Heritage protection is just a facade
A home in Blandfordia 5 (Griffith) Housing Precinct which has undergone significant demolition work. Photo: Supplied
The ACT has more heritage locations deemed ''at risk'' than any state or territory, according to the National Trust.
The organisation is unhappy with Canberra's apparent willingness to maintain a heritage facade while simply gutting or demolishing the rear of significant places.
It is concerned about the level of ''internal destruction'' planned for the Law Courts Building, which is to be gutted, and accuses the ACT government of taking a cavalier attitude towards the site.
The trust says other areas at risk are the housing precincts of Ainslie, Blandfordia 5 (a section of Griffith) and Reid, where there are ''demolitions contrary to mandatory requirements … leaving only facades of listed houses, to be surrounded by rebuilds of unsympathetic character''. The organisation is also concerned about plans to infill a section of Lake Burley Griffin to make way for the Australia Forum and a possible new Canberra Stadium.
These are the areas in the ACT listed by the National Trust among Australia's 10 most at risk sites.
In Victoria they include the Argus Building in Melbourne and the Castlemaine Gaol, and in South Australia, the Royal Adelaide Hospital and the Elder Park bandstand in Adelaide.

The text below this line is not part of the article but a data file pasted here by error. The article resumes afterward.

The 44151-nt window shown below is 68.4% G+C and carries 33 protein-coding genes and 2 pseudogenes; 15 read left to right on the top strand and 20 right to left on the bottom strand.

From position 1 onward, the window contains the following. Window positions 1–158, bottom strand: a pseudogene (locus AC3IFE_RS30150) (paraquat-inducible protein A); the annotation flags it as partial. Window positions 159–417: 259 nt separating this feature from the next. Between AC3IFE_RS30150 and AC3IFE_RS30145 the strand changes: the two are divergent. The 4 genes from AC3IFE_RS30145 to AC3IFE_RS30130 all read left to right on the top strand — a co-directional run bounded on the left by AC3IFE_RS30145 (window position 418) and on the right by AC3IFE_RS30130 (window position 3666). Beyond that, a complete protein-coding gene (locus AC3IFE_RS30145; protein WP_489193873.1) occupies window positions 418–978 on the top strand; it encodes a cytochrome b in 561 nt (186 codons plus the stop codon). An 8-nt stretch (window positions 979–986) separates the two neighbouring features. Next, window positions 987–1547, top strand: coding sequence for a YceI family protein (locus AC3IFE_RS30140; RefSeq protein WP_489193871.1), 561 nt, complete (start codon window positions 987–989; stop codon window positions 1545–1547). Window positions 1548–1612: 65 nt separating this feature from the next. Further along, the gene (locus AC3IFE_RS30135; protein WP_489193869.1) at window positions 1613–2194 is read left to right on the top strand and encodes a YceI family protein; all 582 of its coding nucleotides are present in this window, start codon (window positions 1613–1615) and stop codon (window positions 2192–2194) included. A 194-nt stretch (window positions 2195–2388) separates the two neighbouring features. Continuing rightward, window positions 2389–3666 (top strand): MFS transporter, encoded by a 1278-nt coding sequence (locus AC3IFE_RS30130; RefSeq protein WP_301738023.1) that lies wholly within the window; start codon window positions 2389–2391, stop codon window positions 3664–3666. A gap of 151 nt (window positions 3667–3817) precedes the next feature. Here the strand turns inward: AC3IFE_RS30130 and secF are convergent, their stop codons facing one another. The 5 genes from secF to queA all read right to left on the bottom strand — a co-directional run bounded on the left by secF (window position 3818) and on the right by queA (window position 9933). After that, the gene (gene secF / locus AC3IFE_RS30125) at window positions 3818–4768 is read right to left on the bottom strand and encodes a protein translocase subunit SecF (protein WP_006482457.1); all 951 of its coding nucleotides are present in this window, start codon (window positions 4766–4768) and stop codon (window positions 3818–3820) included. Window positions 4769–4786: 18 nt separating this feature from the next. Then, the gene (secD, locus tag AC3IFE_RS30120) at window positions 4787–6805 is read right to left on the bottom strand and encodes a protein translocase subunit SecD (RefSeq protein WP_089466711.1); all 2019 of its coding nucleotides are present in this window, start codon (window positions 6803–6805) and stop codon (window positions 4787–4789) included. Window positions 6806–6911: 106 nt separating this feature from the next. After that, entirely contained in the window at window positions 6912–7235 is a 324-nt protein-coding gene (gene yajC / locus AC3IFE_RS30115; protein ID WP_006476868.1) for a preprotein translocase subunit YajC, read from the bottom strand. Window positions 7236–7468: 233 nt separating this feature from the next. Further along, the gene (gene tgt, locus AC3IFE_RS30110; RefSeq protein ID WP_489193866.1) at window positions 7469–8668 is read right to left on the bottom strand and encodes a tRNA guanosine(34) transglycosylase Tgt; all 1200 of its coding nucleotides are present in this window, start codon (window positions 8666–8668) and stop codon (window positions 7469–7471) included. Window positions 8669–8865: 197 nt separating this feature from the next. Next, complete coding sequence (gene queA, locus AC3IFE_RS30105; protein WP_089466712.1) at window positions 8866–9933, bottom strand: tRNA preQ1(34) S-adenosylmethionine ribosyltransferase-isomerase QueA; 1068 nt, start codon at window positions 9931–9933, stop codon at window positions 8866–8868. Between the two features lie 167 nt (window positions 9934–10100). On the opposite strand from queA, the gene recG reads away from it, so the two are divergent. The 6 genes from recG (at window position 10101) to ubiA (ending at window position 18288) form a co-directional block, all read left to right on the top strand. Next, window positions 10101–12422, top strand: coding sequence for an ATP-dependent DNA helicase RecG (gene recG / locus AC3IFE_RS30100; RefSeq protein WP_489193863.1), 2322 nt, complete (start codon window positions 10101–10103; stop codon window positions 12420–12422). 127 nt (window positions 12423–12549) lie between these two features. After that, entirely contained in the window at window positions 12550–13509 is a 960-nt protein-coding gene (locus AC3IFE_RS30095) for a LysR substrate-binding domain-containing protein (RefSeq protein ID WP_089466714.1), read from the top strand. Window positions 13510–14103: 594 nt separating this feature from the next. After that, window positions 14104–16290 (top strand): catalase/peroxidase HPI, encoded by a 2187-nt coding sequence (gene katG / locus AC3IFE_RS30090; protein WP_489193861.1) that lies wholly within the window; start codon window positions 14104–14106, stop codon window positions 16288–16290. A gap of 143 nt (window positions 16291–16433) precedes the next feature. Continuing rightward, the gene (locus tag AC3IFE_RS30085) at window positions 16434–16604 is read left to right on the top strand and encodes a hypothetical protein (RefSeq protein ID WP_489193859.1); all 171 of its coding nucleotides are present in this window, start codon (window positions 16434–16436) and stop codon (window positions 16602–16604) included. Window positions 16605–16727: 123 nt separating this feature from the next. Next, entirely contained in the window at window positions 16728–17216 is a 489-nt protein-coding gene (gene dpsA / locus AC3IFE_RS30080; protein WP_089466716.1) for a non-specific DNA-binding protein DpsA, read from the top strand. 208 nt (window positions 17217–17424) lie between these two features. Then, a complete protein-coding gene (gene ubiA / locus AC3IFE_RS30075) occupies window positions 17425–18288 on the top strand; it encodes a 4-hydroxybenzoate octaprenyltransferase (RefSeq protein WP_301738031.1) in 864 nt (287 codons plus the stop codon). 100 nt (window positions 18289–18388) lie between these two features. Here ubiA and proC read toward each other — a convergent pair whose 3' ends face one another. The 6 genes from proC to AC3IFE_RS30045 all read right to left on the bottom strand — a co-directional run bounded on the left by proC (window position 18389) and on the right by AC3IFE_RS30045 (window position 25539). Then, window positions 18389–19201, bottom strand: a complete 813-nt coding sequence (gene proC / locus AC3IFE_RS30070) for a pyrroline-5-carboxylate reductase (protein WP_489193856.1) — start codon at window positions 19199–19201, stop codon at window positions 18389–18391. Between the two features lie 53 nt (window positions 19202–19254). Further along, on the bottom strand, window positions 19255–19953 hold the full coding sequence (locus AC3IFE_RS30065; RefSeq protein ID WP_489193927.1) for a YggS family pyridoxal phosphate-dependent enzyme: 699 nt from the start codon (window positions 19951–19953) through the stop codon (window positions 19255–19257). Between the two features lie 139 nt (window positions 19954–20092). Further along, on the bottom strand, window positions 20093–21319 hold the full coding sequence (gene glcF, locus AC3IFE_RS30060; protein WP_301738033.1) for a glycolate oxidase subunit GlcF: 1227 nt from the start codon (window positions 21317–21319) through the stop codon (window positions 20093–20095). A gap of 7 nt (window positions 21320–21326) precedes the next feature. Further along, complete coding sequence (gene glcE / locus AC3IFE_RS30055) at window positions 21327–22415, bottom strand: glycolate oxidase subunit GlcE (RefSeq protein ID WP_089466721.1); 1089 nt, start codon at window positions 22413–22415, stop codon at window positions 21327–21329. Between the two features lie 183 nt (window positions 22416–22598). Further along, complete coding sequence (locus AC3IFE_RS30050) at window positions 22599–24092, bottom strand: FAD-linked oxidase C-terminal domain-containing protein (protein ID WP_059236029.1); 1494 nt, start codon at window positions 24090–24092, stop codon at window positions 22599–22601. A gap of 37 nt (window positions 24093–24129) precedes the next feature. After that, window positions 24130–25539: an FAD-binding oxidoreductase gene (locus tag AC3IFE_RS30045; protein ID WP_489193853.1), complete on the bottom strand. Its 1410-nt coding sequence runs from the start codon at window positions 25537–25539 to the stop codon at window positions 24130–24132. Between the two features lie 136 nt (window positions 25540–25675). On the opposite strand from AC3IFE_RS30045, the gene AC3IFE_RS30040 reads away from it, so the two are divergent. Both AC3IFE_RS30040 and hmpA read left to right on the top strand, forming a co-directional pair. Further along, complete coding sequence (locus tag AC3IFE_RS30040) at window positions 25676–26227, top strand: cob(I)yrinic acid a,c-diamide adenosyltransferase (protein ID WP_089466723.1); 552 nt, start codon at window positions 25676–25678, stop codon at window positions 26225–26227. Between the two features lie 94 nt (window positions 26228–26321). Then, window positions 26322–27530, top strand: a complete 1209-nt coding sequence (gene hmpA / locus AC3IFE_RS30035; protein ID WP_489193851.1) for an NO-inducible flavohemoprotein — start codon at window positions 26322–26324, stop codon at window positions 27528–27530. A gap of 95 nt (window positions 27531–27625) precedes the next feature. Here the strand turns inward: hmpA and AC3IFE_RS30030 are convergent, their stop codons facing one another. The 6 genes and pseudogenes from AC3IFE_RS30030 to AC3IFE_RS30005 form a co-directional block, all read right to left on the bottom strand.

ACT Chief Justice Terence Higgins and his judges have been lobbying for years to replace the crumbling Supreme Court building on Knowles Place in Civic with a complex capable of meeting the modern needs of the court. Two levels will be built underground for parking, along with subterranean courtrooms and a tunnel between the Supreme Court and Magistrates Court.
Attorney-General Simon Corbell has said the only parts of the 1963 Supreme Court building to remain would be its facade, columns and coat of arms. The interior would be gutted, except for timber panelling originally gifted by the states which would be re-used in some form.
Mr Corbell said last year, when announcing the project, the building was not heritage-listed but it was important to keep its design features in the new development.
Dr Peter Dowling, national heritage officer, said on Friday the National Trust was disappointed the nomination of the law courts building to the ACT heritage register had not proceeded. ''We are also extremely disappointed and deeply concerned about the level of internal destruction,'' he said.
''The National Trust has no objection for buildings to undergo substantial and functional refurbishment but at same time to completely gut the building and just leave a facade is not acceptable. There should be some more sensible way of identifying the significant elements that relate to its history and its heritage values and make a good attempt to retain some of that fabric. That doesn't seem to have happened in this case.''
Dr Dowling disputed Mr Corbell's reported statement that the building was not heritage-listed. ''What the minister didn't say was that it was once heritage-listed,'' he said.
''When the register of the national estate became defunct earlier this year, a lot of places that were on the register were not picked up by state and territory heritage lists, suddenly had no legislative protection.''
A spokesman for Mr Corbell said all appropriate steps to recognise the heritage values of the Supreme Court building had been carried out.